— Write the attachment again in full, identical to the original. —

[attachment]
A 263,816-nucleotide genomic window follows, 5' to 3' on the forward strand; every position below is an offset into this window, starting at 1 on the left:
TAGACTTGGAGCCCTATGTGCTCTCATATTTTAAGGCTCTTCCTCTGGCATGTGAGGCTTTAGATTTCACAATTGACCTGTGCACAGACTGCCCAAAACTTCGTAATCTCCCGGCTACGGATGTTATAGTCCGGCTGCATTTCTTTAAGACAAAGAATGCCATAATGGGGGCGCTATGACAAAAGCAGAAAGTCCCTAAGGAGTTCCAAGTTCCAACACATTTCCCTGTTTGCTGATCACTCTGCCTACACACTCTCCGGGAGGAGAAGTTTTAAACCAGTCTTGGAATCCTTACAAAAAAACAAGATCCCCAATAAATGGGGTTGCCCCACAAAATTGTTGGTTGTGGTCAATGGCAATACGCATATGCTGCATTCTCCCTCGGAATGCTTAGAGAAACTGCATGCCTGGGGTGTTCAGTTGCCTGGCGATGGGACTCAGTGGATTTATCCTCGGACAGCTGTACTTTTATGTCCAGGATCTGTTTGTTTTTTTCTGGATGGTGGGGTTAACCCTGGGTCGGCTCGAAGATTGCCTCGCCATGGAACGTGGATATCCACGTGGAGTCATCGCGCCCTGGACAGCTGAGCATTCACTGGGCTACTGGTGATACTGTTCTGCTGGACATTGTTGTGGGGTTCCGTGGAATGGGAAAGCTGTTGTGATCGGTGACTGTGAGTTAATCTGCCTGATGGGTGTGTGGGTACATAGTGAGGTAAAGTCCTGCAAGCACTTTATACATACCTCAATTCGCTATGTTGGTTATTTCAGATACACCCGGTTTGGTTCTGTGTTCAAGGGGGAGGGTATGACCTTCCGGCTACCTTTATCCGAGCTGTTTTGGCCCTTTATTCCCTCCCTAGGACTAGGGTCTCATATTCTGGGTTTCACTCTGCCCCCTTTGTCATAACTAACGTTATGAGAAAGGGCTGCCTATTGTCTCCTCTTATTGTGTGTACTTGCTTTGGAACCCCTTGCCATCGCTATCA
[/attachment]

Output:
A 263,816-nucleotide genomic window follows, 5' to 3' on the forward strand; every position below is an offset into this window, starting at 1 on the left:
TAGACTTGGAGCCCTATGTGCTCTCATATTTTAAGGCTCTTCCTCTGGCATGTGAGGCTTTAGATTTCACAATTGACCTGTGCACAGACTGCCCAAAACTTCGTAATCTCCCGGCTACGGATGTTATAGTCCGGCTGCATTTCTTTAAGACAAAGAATGCCATAATGGGGGCGCTATGACAAAAGCAGAAAGTCCCTAAGGAGTTCCAAGTTCCAACACATTTCCCTGTTTGCTGATCACTCTGCCTACACACTCTCCGGGAGGAGAAGTTTTAAACCAGTCTTGGAATCCTTACAAAAAAACAAGATCCCCAATAAATGGGGTTGCCCCACAAAATTGTTGGTTGTGGTCAATGGCAATACGCATATGCTGCATTCTCCCTCGGAATGCTTAGAGAAACTGCATGCCTGGGGTGTTCAGTTGCCTGGCGATGGGACTCAGTGGATTTATCCTCGGACAGCTGTACTTTTATGTCCAGGATCTGTTTGTTTTTTTCTGGATGGTGGGGTTAACCCTGGGTCGGCTCGAAGATTGCCTCGCCATGGAACGTGGATATCCACGTGGAGTCATCGCGCCCTGGACAGCTGAGCATTCACTGGGCTACTGGTGATACTGTTCTGCTGGACATTGTTGTGGGGTTCCGTGGAATGGGAAAGCTGTTGTGATCGGTGACTGTGAGTTAATCTGCCTGATGGGTGTGTGGGTACATAGTGAGGTAAAGTCCTGCAAGCACTTTATACATACCTCAATTCGCTATGTTGGTTATTTCAGATACACCCGGTTTGGTTCTGTGTTCAAGGGGGAGGGTATGACCTTCCGGCTACCTTTATCCGAGCTGTTTTGGCCCTTTATTCCCTCCCTAGGACTAGGGTCTCATATTCTGGGTTTCACTCTGCCCCCTTTGTCATAACTAACGTTATGAGAAAGGGCTGCCTATTGTCTCCTCTTATTGTGTGTACTTGCTTTGGAACCCCTTGCCATCGCTATCA